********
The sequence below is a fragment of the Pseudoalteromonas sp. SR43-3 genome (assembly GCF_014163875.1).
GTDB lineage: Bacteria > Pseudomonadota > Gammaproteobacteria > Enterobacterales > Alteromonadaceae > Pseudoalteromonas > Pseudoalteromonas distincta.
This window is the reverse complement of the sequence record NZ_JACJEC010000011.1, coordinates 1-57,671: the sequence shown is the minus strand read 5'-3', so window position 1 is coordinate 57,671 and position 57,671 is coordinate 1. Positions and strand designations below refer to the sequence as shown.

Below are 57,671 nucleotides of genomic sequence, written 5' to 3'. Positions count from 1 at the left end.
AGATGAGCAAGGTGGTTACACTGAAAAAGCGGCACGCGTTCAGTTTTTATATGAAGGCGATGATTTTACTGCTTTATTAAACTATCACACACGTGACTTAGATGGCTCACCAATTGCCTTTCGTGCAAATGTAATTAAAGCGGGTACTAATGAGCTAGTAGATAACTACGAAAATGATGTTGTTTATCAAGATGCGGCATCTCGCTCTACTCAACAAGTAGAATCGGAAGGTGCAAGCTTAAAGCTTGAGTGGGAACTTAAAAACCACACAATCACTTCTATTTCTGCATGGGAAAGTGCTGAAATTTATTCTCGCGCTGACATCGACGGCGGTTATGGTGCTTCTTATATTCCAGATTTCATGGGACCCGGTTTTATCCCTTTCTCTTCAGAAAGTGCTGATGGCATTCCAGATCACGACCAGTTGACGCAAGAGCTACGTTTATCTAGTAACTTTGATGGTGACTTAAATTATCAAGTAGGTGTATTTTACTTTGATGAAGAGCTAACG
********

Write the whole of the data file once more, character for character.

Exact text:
The sequence below is a fragment of the Pseudoalteromonas sp. SR43-3 genome (assembly GCF_014163875.1).
GTDB lineage: Bacteria > Pseudomonadota > Gammaproteobacteria > Enterobacterales > Alteromonadaceae > Pseudoalteromonas > Pseudoalteromonas distincta.
This window is the reverse complement of the sequence record NZ_JACJEC010000011.1, coordinates 1-57,671: the sequence shown is the minus strand read 5'-3', so window position 1 is coordinate 57,671 and position 57,671 is coordinate 1. Positions and strand designations below refer to the sequence as shown.

Below are 57,671 nucleotides of genomic sequence, written 5' to 3'. Positions count from 1 at the left end.
AGATGAGCAAGGTGGTTACACTGAAAAAGCGGCACGCGTTCAGTTTTTATATGAAGGCGATGATTTTACTGCTTTATTAAACTATCACACACGTGACTTAGATGGCTCACCAATTGCCTTTCGTGCAAATGTAATTAAAGCGGGTACTAATGAGCTAGTAGATAACTACGAAAATGATGTTGTTTATCAAGATGCGGCATCTCGCTCTACTCAACAAGTAGAATCGGAAGGTGCAAGCTTAAAGCTTGAGTGGGAACTTAAAAACCACACAATCACTTCTATTTCTGCATGGGAAAGTGCTGAAATTTATTCTCGCGCTGACATCGACGGCGGTTATGGTGCTTCTTATATTCCAGATTTCATGGGACCCGGTTTTATCCCTTTCTCTTCAGAAAGTGCTGATGGCATTCCAGATCACGACCAGTTGACGCAAGAGCTACGTTTATCTAGTAACTTTGATGGTGACTTAAATTATCAAGTAGGTGTATTTTACTTTGATGAAGAGCTAACG